A charging document is only the beginning. Depending on the category of the violation(s) assessed, and whether they are grouped together as single violation or listed as separate infractions, the charging document will allow the licensee to either: 1) waive its right for a hearing and pay a reduced fine or serve a reduced suspension, 2) request an administrative hearing, or 3) pay the full fine or serve the full suspension. If the licensee receives a Category I violation, the licensee will only have the option to request a hearing or surrender the license. You can view a table of violations and their categories here.

In order to enter settlement negotiations with the OLCC, you must request an administrative hearing prior to the relevant deadline. After an administrative hearing is requested, the matter will be referred to the OLCC “Administrative Policy and Process Division” and a staff member will be assigned to the case. Typically the staff member will reach out to the licensee (or their representative) but the licensee can also contact the OLCC and find out who is the assigned staff member. The OLCC staff member is the person the licensee will enter into settlement negotiations with.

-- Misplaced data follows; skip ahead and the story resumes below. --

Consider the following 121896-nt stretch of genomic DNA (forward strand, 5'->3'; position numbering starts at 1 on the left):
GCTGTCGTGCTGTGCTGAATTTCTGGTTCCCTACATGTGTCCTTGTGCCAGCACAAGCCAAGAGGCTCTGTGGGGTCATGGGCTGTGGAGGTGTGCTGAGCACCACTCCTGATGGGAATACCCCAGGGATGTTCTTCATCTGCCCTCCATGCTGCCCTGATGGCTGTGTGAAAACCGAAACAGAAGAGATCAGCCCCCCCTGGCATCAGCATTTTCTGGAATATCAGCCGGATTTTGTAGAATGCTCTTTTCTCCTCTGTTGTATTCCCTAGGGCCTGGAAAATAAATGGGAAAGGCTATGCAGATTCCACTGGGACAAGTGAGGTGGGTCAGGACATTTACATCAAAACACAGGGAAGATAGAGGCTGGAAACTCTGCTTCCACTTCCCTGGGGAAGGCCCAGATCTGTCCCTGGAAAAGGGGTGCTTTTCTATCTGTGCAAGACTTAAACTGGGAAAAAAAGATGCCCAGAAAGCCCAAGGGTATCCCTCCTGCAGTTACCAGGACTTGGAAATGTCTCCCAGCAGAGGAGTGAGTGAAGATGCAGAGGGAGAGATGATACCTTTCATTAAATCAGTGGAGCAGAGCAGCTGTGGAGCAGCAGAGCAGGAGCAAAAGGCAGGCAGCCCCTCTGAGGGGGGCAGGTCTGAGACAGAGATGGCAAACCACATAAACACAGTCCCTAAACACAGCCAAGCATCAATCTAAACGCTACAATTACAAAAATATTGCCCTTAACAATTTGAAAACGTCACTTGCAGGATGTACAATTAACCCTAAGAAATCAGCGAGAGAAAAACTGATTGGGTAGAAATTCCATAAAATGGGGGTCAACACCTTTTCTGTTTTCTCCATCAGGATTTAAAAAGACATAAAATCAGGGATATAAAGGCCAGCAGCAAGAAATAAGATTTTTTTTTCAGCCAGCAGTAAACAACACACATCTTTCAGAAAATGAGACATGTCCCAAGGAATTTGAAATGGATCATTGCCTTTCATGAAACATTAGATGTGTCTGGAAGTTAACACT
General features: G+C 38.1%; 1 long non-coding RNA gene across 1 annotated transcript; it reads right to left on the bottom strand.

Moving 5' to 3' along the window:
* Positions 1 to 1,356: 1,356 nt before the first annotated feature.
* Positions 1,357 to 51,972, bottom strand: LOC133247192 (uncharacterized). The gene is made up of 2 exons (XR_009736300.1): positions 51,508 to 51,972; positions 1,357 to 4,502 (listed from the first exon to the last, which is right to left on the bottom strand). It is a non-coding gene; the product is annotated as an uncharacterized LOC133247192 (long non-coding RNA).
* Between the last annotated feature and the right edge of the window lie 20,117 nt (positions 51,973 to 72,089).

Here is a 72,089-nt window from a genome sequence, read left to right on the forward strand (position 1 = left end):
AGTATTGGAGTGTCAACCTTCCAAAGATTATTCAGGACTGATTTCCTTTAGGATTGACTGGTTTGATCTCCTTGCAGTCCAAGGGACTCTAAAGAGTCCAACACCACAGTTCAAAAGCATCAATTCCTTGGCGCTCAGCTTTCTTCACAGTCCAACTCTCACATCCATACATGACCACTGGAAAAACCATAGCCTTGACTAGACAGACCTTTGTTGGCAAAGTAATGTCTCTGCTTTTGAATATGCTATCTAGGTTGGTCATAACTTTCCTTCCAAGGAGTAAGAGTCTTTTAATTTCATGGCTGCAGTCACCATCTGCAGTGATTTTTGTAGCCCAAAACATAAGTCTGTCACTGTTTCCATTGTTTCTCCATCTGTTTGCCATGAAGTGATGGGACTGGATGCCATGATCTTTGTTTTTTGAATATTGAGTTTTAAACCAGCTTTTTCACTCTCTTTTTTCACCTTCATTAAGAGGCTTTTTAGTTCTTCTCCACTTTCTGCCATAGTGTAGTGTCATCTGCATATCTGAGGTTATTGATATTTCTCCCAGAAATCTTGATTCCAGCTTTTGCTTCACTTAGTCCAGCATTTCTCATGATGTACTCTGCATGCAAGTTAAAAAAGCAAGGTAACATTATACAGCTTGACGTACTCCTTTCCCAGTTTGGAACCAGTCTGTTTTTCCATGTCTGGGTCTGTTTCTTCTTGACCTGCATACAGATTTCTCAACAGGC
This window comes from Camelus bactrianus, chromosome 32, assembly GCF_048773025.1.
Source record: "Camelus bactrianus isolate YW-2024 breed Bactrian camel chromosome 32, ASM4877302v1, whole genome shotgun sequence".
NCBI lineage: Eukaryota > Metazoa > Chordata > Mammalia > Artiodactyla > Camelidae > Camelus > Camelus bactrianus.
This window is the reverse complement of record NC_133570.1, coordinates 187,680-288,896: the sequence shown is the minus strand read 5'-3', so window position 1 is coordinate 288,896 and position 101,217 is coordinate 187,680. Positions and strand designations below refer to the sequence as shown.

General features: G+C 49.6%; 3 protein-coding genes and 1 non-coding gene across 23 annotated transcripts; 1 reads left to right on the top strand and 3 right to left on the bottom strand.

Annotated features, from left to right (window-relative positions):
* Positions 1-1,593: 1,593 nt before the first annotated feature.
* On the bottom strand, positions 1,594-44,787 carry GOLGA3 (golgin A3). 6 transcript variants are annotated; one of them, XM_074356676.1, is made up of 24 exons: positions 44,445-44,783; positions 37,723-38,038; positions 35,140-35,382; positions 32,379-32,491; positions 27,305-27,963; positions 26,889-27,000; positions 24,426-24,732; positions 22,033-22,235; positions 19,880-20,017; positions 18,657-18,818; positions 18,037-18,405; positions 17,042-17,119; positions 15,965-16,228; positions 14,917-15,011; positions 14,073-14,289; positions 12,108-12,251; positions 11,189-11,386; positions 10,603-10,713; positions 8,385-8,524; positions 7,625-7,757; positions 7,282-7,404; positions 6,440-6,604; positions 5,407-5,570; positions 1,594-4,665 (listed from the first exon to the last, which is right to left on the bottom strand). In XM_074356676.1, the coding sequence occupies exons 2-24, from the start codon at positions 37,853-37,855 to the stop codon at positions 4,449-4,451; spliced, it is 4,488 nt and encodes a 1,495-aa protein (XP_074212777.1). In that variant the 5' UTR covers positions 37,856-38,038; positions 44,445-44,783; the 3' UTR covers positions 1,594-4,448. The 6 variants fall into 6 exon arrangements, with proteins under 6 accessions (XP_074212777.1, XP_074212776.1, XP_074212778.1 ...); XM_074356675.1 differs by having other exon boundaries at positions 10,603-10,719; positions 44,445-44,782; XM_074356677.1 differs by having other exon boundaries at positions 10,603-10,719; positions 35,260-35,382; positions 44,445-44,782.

According to my latest communications with OLCC staff, the agency has standard settlement agreements they enter into for Category II through V violations. Whether the OLCC will agree to a standard settlement is dependent on the number of violations cited and the number of violations the licensee has committed in the last two years. This means the staff member has the power to enter into the settlement agreements without approval from higher-ups. However, the OLCC does not have standard settlements for Category I violations. If a Category I violation is to be settled, it will take a lot of finesse, and ultimately, any Category I settlement must be approved by the OLCC director. We have settled all categories of violations on behalf of licensees.